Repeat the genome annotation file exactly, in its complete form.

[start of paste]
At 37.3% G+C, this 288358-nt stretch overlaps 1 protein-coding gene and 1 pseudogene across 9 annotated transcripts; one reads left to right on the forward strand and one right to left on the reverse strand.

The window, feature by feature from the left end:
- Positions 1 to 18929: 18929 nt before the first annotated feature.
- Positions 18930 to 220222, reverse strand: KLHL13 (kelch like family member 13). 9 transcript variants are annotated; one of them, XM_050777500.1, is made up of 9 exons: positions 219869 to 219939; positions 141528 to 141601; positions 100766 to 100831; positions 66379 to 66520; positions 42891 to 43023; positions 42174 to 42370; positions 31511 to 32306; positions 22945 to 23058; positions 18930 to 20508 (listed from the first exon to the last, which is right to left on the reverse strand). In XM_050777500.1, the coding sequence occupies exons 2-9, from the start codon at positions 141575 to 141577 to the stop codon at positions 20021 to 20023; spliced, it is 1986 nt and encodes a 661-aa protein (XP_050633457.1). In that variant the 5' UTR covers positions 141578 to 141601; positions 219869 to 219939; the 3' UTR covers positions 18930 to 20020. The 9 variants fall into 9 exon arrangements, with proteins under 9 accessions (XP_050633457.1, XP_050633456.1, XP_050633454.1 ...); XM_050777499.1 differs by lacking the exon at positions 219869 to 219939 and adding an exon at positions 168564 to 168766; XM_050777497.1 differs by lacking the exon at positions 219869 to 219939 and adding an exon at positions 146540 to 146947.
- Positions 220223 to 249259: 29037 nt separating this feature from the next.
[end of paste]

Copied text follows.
At 37.3% G+C, this 288358-nt stretch overlaps 1 protein-coding gene and 1 pseudogene across 9 annotated transcripts; one reads left to right on the forward strand and one right to left on the reverse strand.

The window, feature by feature from the left end:
- Positions 1 to 18929: 18929 nt before the first annotated feature.
- Positions 18930 to 220222, reverse strand: KLHL13 (kelch like family member 13). 9 transcript variants are annotated; one of them, XM_050777500.1, is made up of 9 exons: positions 219869 to 219939; positions 141528 to 141601; positions 100766 to 100831; positions 66379 to 66520; positions 42891 to 43023; positions 42174 to 42370; positions 31511 to 32306; positions 22945 to 23058; positions 18930 to 20508 (listed from the first exon to the last, which is right to left on the reverse strand). In XM_050777500.1, the coding sequence occupies exons 2-9, from the start codon at positions 141575 to 141577 to the stop codon at positions 20021 to 20023; spliced, it is 1986 nt and encodes a 661-aa protein (XP_050633457.1). In that variant the 5' UTR covers positions 141578 to 141601; positions 219869 to 219939; the 3' UTR covers positions 18930 to 20020. The 9 variants fall into 9 exon arrangements, with proteins under 9 accessions (XP_050633457.1, XP_050633456.1, XP_050633454.1 ...); XM_050777499.1 differs by lacking the exon at positions 219869 to 219939 and adding an exon at positions 168564 to 168766; XM_050777497.1 differs by lacking the exon at positions 219869 to 219939 and adding an exon at positions 146540 to 146947.
- Positions 220223 to 249259: 29037 nt separating this feature from the next.